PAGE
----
Wednesday, May 20, 2020

The photo box: faces, farmers and toffs

.
I got stuck in the photos today, and didn't make it back to D'Oyly Carteland ... and what a mixed bunch I turned up ... Without further ado ..

Alice Maud Beatrice BRADLEY (b Soho August 1870; d 9 Webster Gardens, Ealing 3 February 1933) daughter of Thomas Bradley, draper and his wife Louisa Briggs née Hillier. Siblings Laura Louisa, Thomas, Mary Frances, William ...


Although living in Soho, father was a native of Kendal, where this photo was taken, so it seems as if Alice was on holiday. Witness the props. By 1891, father has become a hosier and haberdasher and the Bradleys are living in Ashchurch Terrace, Hammersmith. By 1901 Louisa is a widow, and Alice, knocking thirty, is ogling the shelf. But in 1908 she married widower John Garnham Mumford, tailor's cutter, and on 9 January 1909, at 10 Disraeli Rd, gave birth to John William Mumford. Mr Mumford went on to become an 'outfitter'. He died in 1926. Alice in 1933, leaving 5747L.

Post scriptum: Look here's mamma ...!



Celia Harriet GOOCH (b Framlingham x 12 May 1840; d Inworth Villas, Gainsborough Rd, Sudbury 10 June 1916) daughter of Edward Gooch and his wife Elizabeth née Button.


Sudbury, eh. I guess she belongs with my last episode.
Father was a fairly consequent farmer at Apsey Green '183 acres, employing six men' and, in 1851, the family -- Dorothy, Emily, Celia, Wyard, Harold, Alice, Wheatly G -- also employed a governess and four indoor servants. By 1861, the children count was down to four, and the servants down to a dairymaid and a carter. Two years later, Celia married Sam Hunt, chemist, and the couple moved from Suffolk down to Norwood and Egham where they lived with Sam's brother, draper William, and where Sam plied his trade as a chemist and druggist. He also devoted himself to fatherhood, and 11 June 1865 Edward Caesar Hunt was born, followed by Edith Elizabeth, Ethel Mary, Constance Evelyn, Gertrude Celia, Mildred Christina, Wilfred Samuel, Hannah Elsie, Annie Emily ..


This, courtesy of the family historians, is Celia with her firstborn. As it this, of husband Sam ...


Sam died in 1884 (4 April) at Sudbury, and by 1891 Celia has just 6-year-old Annie at home with her. Eldest son Edward has emigrated to Arkansas, and the other five girls ..  For her older age, Celia moved to 'Cragside' in Felixstowe. Edith and Hannah had died, Mildred was to follow in 1909. Wilfred was killed at Gallipoli, and less than a year later, Celia died, back in Sudbury, at the age of 76.

The photos also held a Sudbury picture of John Hunt.  Possibly John Hunt, Sam's eldest brother, china and fancy goods dealer in the town .. born 1829


John has a step-daughter Alice Poole ...  Poole? Poole? ... this could explain the presence, in the bundle, of

William Bartley Mann POOLE (b Manningtree 31 May 1888 x Sudbury 15 July 1888; d Ipswich 1968) son of Henry William Poole, draper and grocer, of Manningtree (1860-1932) and his wife Emily née Mann.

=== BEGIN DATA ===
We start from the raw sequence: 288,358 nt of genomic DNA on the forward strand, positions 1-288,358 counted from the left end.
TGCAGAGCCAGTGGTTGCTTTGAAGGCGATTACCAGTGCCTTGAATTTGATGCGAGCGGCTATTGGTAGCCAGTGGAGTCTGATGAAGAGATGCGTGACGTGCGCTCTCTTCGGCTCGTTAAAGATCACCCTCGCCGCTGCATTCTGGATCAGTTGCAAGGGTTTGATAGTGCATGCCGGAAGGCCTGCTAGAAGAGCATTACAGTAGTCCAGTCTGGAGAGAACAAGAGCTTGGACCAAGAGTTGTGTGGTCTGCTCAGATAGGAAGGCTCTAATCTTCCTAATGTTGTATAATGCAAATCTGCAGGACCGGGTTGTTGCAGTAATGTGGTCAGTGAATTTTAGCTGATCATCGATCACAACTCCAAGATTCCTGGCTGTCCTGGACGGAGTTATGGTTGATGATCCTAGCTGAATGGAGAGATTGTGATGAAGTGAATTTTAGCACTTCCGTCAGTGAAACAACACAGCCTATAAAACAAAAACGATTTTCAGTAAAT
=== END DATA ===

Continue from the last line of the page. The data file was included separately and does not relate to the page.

I guess it was around this time (1891 census) that Bartley was photographed. His little brother [Henry] Murton Poole ought to be in the box somewhere ...


Bartley and his father are at Hill House, Lawford in 1911. Later Bartley is farming at The Lodge, Homersfield. Murton took up farming in Tendring, married, had sons ... Bartley took longer about it. I see him in the 1939 census, 'farmer of Akenham Hall Cottages' with a wife, Florence Emily, a daughter Florence (1915), and sons Arthur ('cowman' 1920) and Eric (1927) ... so I guess he became a cattle farmer ... not in that frock, you don't!

Right. I am getting as far away from Sudbury as I can. I'm going to ... Calcutta. No, not the Indian army, but the next best thing: the East India company. John Fountain was the son of the Rev John Fountain, with William Ward an early missionary to India, and there became a lawyer with 'John Company'. He married (8 May 1831) Miss Sarah Ann Gibson Eliza Jones (b Newington 13 June 1813; d Fort William, Calcutta 16 November 1847), and of them was born a son, John Henry (b Calcutta 1831; d Blenheim New Zealand 10 May 1880 'master of the Wairau native school'), Robert George Fountain (c Calcutta; d Fairview Rd, Mt Eden, New Zealand September 1906, 'New Zealand under-minister of Justice') and a daughter, Hannah Eliza.


Hannah became Hannah Eliza SCHMIDT (b Calcutta 26 September 1835; d Calcutta 31 October 1884) by her marriage (15 November 1858), in Frankfurt, to Christian Carl Schmidt (b Calcutta 3 August 1826). One daughter, Hannah Antoinette Schmidt died aged 1, but that left John Christopher Bennett Schmidt, Mary Potter Schmidt, Elizabeth Margaret Schmidt whom I have not investigated. After Chritian's death Hannah remarried, Ludwig Gelhard, in 1878. She died, aged 49, in 1884.
Photo by Bourne and Shepherd, India.

This next photo posed me problems. The vendor had no idea what to bill it as, and I, having midnight-oiled it, am not sure. This lady is either exceedingly grand ... or pretending to be.


This is what it says on the back of the card. Unfortunately lacking in christian names. Fortunately lacking in hyphens.


So, Miss *** Graham Stirling married Mr *** Lindsay Edwards .. all very Scots ... but what is Mr ?Pelee doing at the bottom. Or is it Mrs Peters?
I wish I could date the photo. There is a Mr Lindsay E Edwards, civil engineer in India, of Tunbridge Wells, with a wife named Lucy, but he was born in 1884 and she looks a little earlier ..